Estimates of child deaths prevented from malaria prevention scale-up in Africa 2001-2010

Type Journal Article - Malaria Journal
Title Estimates of child deaths prevented from malaria prevention scale-up in Africa 2001-2010
Volume 11
Issue 93
Publication (Day/Month/Year) 2012
Page numbers 0-0
Funding from external agencies for malaria control in Africa has increased dramatically over
the past decade resulting in substantial increases in population coverage by effective malaria
prevention interventions. This unprecedented effort to scale-up malaria interventions is likely
improving child survival and will likely contribute to meeting Millennium Development Goal
(MDG) 4 to reduce the <5 mortality rate by two thirds between 1990 and 2015.

The Lives Saved Tool (LiST) model was used to quantify the likely impact that malaria
prevention intervention scale-up has had on malaria mortality over the past decade (2001–
2010) across 43 malaria endemic countries in sub-Saharan African. The likely impact of ITNs
and malaria prevention interventions in pregnancy (intermittent preventive treatment [IPTp]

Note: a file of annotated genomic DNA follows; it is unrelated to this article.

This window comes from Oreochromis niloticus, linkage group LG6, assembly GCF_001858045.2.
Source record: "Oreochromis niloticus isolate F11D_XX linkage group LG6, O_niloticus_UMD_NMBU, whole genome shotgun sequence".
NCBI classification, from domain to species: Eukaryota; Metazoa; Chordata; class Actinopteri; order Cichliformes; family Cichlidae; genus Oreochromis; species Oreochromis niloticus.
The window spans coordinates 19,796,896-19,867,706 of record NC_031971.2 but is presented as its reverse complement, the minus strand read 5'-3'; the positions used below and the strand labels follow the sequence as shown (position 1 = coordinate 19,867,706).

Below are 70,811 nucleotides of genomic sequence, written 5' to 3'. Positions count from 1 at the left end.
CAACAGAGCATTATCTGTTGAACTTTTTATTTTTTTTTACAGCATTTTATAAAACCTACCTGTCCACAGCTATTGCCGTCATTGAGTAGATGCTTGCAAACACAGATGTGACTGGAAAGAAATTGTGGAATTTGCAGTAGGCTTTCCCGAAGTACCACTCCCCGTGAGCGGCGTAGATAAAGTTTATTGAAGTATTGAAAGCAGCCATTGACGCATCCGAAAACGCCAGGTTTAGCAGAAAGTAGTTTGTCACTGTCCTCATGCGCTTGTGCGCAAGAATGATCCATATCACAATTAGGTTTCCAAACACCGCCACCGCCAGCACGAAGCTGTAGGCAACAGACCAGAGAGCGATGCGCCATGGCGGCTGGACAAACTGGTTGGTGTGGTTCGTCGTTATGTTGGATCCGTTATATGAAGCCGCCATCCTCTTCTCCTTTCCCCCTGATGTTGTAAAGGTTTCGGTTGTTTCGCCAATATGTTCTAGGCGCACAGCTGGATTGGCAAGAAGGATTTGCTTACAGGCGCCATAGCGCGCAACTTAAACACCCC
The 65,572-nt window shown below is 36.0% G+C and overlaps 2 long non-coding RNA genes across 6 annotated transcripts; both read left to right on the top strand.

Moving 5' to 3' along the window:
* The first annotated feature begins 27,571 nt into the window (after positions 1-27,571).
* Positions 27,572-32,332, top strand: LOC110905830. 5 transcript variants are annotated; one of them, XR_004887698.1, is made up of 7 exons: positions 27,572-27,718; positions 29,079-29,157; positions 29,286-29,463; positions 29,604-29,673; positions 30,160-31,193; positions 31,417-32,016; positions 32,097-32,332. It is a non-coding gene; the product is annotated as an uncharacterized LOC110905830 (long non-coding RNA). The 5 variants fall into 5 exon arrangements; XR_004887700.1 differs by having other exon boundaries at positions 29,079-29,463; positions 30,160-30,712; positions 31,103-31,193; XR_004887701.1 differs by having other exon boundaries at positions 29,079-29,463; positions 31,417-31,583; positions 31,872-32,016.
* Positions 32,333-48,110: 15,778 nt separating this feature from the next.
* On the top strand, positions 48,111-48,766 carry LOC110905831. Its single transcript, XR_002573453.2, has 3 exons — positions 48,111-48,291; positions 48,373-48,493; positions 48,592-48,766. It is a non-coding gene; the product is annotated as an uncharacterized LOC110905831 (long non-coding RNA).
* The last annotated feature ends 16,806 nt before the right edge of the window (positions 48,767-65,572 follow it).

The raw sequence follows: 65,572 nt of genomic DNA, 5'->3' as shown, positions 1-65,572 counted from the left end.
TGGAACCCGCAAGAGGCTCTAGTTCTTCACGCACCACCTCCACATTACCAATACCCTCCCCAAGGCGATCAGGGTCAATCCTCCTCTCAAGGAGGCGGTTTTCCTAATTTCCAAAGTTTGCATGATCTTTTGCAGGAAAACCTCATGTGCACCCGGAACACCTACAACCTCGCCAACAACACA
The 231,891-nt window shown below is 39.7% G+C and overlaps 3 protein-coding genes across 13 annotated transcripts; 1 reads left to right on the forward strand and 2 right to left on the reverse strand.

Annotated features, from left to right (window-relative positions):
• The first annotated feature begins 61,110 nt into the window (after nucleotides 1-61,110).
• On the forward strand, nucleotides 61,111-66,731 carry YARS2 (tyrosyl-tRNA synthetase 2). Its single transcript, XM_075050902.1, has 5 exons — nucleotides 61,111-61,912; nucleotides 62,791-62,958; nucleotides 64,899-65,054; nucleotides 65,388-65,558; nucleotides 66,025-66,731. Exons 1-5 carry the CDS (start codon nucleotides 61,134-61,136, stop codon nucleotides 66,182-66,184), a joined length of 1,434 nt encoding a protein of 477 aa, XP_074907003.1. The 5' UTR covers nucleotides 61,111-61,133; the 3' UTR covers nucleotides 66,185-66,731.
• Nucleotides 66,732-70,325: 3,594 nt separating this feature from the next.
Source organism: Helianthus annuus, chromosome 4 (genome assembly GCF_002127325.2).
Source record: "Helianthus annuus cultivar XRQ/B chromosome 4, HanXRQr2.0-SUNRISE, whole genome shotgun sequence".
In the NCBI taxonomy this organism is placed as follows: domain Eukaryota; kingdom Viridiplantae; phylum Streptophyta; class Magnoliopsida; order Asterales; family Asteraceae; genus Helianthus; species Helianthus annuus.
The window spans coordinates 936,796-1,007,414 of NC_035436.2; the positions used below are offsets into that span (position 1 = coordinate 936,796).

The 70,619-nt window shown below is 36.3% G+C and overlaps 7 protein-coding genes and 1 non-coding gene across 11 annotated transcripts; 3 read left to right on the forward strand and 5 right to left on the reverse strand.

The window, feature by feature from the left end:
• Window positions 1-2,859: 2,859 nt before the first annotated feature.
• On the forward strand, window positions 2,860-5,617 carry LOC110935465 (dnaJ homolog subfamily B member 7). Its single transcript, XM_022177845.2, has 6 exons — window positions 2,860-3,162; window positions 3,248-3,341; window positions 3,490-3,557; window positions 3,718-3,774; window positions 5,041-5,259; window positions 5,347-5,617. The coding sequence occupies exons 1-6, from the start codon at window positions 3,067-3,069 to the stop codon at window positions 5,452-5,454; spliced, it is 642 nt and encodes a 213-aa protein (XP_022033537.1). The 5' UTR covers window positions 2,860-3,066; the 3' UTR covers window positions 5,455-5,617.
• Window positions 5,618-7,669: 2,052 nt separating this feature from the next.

and ITNs used during pregnancy) over this period was assessed.

The LiST model conservatively estimates that malaria prevention intervention scale-up over
the past decade has prevented 842,800 (uncertainty: 562,800–1,364,645) child deaths due to
malaria across 43 malaria-endemic countries in Africa, compared to a baseline of the year
2000. Over the entire decade, this represents an 8.2% decrease in the number of malariacaused child deaths that would have occurred over this period had malaria prevention
coverage remained unchanged since 2000. The biggest impact occurred in 2010 with a 24.4%
decrease in malaria-caused child deaths compared to what would have happened had malaria
prevention interventions not been scaled-up beyond 2000 coverage levels. ITNs accounted
for 99% of the lives saved.

The results suggest that funding for malaria prevention in Africa over the past decade has had
a substantial impact on decreasing child deaths due to malaria. Rapidly achieving and then
maintaining universal coverage of these interventions should be an urgent priority for malaria
control programmes in the future. Successful scale-up in many African countries will likely
contribute substantially to meeting MDG 4, as well as succeed in meeting MDG 6 (Target 1)
to halt and reverse malaria incidence by 2015.